Also in this issue
Case studies in cloud migration: Netflix, Pinterest, and Symantec
Three very different companies and their migrations to the cloud.
This isn’t all to say it’s impossible for competition with the master cloud seeders to emerge. Alibaba’s cloud platform, AliCloud, has quietly been building up its international data center operations—though it’s telling that seemingly the only meaningful competitor to Amazon, Microsoft, and Google is basically the biggest company in the market all three companies struggle to gain a foothold in. And, of course, not every big tech company stays beholden to the infrastructural megaliths or their particular brand of AI alchemy. In 2016, Dropbox shifted over 500 petabytes of data off of AWS and onto its own data centers. But that’s the kind of shift that a company like Dropbox can afford to make, one that required some massive overhead and that could also be seen as a major gamble.
To some extent, the kind of vertical integration achieved by monopoly control is precisely why Google can claim to have the greenest data center operations in the world—it has near-total control over its own supply chain. Global-scale systems require an inordinate amount of control to implement them with some degree of accountability, but that control (particularly of information about the system itself) also offers an easy opportunity for eliding it.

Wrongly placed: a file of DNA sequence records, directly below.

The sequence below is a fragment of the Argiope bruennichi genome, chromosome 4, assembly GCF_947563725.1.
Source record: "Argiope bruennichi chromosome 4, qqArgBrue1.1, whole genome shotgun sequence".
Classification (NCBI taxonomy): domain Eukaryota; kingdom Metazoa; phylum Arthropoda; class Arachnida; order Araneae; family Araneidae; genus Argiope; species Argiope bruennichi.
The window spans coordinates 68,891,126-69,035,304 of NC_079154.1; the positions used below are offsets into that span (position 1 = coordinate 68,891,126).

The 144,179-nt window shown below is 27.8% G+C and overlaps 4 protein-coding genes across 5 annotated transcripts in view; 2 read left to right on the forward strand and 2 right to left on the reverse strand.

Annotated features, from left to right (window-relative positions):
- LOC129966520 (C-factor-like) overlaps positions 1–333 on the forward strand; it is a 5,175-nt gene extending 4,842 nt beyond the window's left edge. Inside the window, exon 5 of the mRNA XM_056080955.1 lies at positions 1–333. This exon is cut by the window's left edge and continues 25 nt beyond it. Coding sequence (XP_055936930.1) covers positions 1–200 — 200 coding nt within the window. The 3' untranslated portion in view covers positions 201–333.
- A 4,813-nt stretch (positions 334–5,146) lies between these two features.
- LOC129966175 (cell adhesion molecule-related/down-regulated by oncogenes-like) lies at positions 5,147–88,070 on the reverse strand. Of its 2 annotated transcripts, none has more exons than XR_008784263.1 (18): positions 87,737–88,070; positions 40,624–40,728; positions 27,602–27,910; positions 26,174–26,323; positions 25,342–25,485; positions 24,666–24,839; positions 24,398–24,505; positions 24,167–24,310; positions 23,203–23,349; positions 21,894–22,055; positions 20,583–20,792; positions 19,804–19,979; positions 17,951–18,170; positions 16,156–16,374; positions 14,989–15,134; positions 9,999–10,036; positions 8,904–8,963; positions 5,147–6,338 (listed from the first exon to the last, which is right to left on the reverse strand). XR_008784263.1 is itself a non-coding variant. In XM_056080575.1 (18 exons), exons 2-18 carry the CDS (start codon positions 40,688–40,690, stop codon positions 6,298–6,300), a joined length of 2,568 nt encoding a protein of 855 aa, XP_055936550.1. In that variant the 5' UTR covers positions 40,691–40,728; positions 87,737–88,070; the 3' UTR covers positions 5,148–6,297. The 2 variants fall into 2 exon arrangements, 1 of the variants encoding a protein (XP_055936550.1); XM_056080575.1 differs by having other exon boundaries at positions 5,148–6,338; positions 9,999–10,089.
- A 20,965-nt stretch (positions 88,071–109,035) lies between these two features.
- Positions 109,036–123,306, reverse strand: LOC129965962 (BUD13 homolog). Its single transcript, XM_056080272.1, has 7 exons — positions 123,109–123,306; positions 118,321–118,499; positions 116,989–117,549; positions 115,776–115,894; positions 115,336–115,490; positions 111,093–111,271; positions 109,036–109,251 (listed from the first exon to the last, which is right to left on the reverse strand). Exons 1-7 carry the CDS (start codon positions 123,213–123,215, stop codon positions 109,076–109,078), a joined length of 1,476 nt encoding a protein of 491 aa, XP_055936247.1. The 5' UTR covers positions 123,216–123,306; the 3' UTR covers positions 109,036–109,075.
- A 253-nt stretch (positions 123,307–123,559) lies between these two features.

At this point these companies are operating at the scale of countries but without any of the democratic mechanisms that might be used to maintain accountability in public works.
But perhaps if there’s a cause for concern when it comes to the established cloud monopoly of a small number of companies responsible both for the storage infrastructure and increasingly the underlying black-box software of tech, that concern doesn’t lie with the absence of meaningful market competition but the logic underlying the market itself. It’s everything else that Google, Microsoft, and Amazon do as companies—and that they’re able to do as a result of the massive infrastructure that they’re seeking to get more and more companies to rely on. It’s that software abstractions themselves are increasingly considered core infrastructure for modern life. This soft infrastructure requires such a massive overhead of heavy infrastructure that at this point these companies are operating at the scale of countries but without any of the democratic mechanisms that might be used to maintain accountability in public works. That being said, I don’t think the solution is more data centers or more cloud options or more machine learning resources from other companies. Those things aren’t bad ideas, but that also assumes that choice in the market will inevitably introduce accountability.